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Comment: Re:What's it good for? (Score 1) 235

by Intrepid imaginaut (#48433273) Attached to: Russia May Be Planning National Space Station To Replace ISS

Space has lots of good stuff. Those millions of inhospitable cold rocks are chock full of easily extractable metals of all sorts. The millions of inhospitable cold rocks are often also covered in ice, which can be turned into lots of things. And luckily someone left a giant nuclear reactor sitting in the middle of it all that we can use to take advantage of this insane abundance. Also, nobody cares about pollution in space.

Comment: Re:Some thoughts... (Score 3, Insightful) 151

by Intrepid imaginaut (#48350177) Attached to: 25th Anniversary: When the Berlin Wall Fell

Marxist communism fails wherever it is tried (and saw to the murders of over 100 million innocent people) because it's fundamentally broken. It lacks any of the value indicators that are essential to any economic system.

Marx believed firmly in the labor theory of value, and as such all economic power derived from human labor, not from mechanical power and as such almost completely ignores the value of intellectual work, the guy who figures out the right way to apply labor to raw materials is fantastically more effective than the one who does it the wrong way.

Communism is also terrible at effectively allocating resources since it lacks the price signals that bundle cost and relative value and communicate them in a way that enables efficient allocation of resources to maximize what people collectively perceive as good, which is why communist economies always fail, and will always fail, even in the presence of automated systems that produce and distribute all of the essentials of life to everyone equally.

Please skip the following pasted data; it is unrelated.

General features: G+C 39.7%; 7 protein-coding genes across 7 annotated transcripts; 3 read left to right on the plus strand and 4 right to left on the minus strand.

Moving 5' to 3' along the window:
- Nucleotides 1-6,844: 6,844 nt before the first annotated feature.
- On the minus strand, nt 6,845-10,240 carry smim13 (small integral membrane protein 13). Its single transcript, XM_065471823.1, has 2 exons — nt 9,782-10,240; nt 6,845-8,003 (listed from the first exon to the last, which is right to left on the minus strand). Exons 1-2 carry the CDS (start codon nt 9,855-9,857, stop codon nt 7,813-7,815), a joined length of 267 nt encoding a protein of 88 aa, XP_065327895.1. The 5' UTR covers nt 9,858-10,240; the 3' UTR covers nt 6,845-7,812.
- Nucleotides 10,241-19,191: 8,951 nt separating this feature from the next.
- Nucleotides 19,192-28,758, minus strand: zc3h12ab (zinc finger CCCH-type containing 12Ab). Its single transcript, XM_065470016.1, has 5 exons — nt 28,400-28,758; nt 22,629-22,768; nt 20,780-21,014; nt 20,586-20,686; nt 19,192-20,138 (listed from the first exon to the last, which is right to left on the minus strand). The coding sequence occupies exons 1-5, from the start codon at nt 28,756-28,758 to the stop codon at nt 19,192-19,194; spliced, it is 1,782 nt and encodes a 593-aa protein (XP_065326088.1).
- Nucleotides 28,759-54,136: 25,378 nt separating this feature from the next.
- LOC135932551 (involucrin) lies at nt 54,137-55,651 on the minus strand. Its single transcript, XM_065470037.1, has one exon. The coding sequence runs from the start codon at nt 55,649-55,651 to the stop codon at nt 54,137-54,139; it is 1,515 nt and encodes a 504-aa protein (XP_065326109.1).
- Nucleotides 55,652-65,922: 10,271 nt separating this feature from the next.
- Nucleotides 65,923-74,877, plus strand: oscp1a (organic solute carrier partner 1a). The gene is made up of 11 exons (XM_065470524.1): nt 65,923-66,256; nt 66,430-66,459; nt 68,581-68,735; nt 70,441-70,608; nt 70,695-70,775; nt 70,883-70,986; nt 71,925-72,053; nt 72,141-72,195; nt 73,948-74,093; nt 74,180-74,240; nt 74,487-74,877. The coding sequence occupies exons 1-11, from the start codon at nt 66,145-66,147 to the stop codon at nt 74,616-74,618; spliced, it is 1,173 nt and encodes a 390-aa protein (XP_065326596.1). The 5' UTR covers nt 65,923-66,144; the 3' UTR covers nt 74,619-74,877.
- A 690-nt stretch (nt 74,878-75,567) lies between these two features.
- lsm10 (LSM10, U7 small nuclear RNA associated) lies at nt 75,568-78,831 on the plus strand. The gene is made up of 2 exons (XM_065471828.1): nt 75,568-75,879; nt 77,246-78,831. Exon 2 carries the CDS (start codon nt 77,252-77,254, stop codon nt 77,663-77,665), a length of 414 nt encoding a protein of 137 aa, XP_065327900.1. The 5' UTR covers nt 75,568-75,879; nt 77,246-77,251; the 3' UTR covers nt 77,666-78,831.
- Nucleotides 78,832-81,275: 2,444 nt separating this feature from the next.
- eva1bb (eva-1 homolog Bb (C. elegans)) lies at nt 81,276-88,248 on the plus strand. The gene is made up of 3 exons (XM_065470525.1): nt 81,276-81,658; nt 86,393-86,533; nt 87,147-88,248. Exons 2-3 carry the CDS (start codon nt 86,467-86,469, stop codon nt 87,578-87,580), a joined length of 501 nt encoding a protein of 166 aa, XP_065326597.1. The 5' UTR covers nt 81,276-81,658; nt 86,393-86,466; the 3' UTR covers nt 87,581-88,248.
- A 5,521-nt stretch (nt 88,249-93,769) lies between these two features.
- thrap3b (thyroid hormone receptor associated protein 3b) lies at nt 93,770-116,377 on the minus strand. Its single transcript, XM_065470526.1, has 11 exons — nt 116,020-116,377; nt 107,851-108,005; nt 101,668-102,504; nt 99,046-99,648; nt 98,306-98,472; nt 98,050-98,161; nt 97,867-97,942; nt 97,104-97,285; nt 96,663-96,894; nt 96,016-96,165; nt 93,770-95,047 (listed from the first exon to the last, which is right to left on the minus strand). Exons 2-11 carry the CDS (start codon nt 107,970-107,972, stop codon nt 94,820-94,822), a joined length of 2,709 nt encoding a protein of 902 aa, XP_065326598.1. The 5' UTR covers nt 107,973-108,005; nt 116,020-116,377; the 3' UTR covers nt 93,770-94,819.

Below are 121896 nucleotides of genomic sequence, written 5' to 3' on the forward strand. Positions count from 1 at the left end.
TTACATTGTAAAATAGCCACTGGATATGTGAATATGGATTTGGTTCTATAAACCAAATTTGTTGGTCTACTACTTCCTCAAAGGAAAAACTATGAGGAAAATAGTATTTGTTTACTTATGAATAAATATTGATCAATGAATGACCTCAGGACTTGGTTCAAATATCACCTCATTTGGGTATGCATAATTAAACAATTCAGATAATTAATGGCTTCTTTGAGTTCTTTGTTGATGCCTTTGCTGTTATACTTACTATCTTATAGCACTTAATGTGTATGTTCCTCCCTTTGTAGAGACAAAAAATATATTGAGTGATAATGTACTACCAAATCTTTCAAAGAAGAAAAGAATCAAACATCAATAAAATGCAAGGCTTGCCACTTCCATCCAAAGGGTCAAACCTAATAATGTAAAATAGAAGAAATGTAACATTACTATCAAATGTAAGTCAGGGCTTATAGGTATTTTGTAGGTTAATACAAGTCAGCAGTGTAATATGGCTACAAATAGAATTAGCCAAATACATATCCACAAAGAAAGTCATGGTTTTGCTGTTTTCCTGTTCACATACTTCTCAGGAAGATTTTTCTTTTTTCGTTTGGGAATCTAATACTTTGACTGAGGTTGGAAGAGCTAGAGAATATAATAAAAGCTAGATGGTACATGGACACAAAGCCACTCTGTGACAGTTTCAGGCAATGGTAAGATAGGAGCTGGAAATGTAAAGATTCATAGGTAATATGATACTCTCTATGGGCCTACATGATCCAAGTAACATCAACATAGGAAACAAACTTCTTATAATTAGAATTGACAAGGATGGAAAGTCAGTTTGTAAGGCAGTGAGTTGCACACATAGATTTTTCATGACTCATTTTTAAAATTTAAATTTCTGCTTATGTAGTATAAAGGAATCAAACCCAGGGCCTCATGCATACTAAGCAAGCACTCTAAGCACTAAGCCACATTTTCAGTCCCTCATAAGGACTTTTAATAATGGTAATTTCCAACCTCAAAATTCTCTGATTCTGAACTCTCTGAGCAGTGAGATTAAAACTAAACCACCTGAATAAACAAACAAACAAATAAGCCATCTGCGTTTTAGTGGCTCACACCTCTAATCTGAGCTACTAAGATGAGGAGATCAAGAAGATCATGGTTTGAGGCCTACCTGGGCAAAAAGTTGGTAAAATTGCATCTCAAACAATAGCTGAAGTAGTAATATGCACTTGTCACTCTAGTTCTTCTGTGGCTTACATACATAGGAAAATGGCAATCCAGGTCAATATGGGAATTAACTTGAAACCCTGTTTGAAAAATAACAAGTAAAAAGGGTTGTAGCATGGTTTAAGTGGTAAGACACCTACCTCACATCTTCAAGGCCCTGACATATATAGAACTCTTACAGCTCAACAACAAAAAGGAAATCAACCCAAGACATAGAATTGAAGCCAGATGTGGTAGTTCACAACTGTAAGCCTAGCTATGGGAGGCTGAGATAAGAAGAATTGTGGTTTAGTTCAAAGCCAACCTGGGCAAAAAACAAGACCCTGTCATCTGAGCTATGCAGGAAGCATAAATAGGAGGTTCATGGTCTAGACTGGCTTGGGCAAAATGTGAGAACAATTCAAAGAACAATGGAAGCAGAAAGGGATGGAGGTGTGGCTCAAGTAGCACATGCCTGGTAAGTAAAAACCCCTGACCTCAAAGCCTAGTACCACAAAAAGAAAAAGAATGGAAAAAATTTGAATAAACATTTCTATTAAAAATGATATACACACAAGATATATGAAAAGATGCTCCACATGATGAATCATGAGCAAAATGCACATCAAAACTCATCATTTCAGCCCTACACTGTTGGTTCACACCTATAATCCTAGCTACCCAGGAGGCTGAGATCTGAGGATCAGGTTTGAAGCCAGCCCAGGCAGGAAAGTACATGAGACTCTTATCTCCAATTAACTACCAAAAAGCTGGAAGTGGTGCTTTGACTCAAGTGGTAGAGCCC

"All basic necessities of life will be for free and accessible to all members of said society + a few extras brought up by civilization. The list went --> basic necessities are air, water, food, shelter, warmth [energy] and clothing. The extras were child-care, education and medicine."

And yet that's very much what exists in the social welfare systems of most western countries today, with a few exceptions. They focus, quite rightly, on trying to get people back to work, but for the most part nobody starves by the roadside. Simultaneously they harness the desire for self improvement and reward it, creating an incentive for advancement.

As to the rest to be honest it just looks like a lengthy paranoid misanthropic screed.

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